If you’ve ever wondered what quants do, you’re not alone. The secretive and exclusive community of mathematicians and computer scientists has been quietly taking over Wall Street, and most investors don’t even know it yet.
At their core, quants are highly educated people who use sophisticated algorithms to make buy and sell decisions about the stock market, helping investors of all levels with everything from high-frequency trading to investment advice based on historical data.
On Wall Street, the quants rule, and they’re only getting more powerful. But who are these math geeks who dominate trading floors and determine your retirement account’s fate? And what do they really do? This article explains quantitative trading, and how it works—and why it doesn’t always work as planned.
What are quants?( Quants Definition )
Quantitative analysts, or quants as they are often called, are a group of highly skilled people who use computer models and advanced math to create trading algorithms.
For these people, computers are an essential tool for their work; programming skills and math skills alike are critical to success in quant trading.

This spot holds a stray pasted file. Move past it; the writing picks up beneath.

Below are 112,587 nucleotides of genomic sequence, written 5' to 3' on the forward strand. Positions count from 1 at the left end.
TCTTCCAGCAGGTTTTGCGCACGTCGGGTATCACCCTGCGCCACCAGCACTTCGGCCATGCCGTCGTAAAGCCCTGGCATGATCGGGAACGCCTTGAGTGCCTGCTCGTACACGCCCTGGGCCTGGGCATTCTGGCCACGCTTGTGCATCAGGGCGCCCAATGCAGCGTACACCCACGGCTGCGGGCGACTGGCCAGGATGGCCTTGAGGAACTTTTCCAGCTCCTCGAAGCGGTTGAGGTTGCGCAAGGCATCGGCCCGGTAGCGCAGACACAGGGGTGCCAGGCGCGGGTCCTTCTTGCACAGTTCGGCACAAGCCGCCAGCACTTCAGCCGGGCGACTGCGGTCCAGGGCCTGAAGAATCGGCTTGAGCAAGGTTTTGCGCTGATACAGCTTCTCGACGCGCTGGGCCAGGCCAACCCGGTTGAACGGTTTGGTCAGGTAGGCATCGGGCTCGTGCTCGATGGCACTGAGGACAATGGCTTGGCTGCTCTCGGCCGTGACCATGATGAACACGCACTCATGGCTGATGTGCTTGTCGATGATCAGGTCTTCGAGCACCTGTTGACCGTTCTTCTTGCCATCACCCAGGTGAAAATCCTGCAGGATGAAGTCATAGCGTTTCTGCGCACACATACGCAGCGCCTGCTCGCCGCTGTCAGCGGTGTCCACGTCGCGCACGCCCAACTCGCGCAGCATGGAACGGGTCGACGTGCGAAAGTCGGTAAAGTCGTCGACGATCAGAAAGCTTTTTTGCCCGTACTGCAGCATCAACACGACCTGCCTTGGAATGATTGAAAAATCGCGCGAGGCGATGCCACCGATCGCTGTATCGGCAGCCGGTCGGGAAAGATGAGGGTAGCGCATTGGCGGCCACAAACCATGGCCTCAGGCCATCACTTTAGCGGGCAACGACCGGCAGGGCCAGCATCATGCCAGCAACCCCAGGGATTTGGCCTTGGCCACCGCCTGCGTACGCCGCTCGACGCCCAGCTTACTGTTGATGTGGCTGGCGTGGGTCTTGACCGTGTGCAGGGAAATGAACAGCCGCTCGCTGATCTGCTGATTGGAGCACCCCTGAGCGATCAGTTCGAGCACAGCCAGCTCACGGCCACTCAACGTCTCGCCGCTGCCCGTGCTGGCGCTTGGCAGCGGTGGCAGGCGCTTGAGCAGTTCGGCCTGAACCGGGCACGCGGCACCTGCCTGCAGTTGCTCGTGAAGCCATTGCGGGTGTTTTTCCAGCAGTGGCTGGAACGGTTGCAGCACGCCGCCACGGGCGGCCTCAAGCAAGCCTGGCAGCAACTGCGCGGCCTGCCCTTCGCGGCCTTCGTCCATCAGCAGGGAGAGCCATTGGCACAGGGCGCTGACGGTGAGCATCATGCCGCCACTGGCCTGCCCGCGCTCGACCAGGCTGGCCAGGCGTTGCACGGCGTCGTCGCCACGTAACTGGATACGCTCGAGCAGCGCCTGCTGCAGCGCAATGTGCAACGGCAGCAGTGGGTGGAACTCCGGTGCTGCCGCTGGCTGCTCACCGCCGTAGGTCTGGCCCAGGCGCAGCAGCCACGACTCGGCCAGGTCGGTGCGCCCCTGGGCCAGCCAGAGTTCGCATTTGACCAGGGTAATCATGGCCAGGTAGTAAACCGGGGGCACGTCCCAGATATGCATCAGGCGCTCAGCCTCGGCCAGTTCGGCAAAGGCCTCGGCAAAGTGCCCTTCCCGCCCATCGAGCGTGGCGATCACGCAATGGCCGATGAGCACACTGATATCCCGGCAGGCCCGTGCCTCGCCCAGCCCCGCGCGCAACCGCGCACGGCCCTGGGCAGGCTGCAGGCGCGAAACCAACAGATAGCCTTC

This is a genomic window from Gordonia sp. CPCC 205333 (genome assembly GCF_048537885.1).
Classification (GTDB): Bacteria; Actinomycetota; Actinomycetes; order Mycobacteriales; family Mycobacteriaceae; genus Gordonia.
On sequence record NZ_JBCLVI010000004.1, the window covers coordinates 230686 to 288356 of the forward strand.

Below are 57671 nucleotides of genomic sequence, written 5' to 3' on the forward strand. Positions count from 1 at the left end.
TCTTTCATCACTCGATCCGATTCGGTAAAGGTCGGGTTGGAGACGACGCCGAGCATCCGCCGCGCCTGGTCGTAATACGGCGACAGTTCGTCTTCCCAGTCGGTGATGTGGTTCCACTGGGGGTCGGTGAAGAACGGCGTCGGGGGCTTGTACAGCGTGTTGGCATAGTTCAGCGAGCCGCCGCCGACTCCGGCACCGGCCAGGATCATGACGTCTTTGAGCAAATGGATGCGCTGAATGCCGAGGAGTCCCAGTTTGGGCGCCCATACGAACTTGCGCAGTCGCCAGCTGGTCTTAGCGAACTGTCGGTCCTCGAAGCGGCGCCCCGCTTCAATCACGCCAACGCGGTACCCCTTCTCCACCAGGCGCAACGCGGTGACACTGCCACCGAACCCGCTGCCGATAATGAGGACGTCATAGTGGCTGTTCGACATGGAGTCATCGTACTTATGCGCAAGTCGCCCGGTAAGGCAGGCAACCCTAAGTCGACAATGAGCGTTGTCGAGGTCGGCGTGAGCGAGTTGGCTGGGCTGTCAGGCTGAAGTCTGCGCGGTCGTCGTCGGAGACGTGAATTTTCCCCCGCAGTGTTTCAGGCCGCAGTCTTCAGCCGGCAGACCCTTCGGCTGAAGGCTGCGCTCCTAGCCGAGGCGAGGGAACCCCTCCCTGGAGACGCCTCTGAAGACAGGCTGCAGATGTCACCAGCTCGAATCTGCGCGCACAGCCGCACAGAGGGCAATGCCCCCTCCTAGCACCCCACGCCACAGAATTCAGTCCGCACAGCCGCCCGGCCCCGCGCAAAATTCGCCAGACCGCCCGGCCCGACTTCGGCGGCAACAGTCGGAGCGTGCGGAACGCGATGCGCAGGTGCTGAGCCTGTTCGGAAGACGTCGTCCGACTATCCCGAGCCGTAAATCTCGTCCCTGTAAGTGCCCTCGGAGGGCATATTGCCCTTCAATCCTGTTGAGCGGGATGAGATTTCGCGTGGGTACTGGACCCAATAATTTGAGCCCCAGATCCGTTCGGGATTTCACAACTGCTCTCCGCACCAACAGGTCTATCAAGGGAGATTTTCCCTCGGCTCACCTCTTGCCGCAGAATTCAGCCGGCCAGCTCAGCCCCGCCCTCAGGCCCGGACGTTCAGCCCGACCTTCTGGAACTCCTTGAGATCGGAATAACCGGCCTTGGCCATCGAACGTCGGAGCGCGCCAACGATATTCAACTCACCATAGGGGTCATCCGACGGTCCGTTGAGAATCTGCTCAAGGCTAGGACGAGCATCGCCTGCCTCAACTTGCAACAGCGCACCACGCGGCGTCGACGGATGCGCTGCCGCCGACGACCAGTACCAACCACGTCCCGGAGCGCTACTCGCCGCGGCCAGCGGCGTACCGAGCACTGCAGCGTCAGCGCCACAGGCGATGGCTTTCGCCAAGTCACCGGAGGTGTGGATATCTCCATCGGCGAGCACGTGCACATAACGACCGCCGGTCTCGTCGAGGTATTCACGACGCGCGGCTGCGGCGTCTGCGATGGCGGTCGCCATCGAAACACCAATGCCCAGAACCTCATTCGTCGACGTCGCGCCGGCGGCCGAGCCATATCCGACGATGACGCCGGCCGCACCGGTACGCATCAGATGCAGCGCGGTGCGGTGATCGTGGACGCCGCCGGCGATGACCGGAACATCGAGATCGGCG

Although many quants work at financial institutions like banks or hedge funds, others choose to go out on their own as independent traders. And some even start their own research firms with other quants so that they can continue developing more efficient algorithms.
Becoming a quant isn’t easy; it typically takes at least a bachelor’s degree in computer science or applied math, and many are Ph.D.s. In addition to knowledge of programming and math, many quants come from finance backgrounds as well, which gives them an edge when it comes to understanding current financial trends and anticipating what may happen next.
How do quants affect the market?
If you want to run a hedge fund—or any other sort of trading operation for that matter—you need someone like Sergei Ponomarev. You also might want him on your side during tough times in financial markets, when price swings and flash crashes are more likely.
A large portion of the market is managed by computers that are programmed with these complex algorithms, which weigh a multitude of factors at once and make decisions accordingly.
This type of quantitative analysis can help explain some of the trends that dominate trading in the stock market on any given day, such as how Dow Jones stocks tend to trade based on their relationships with other members of the index.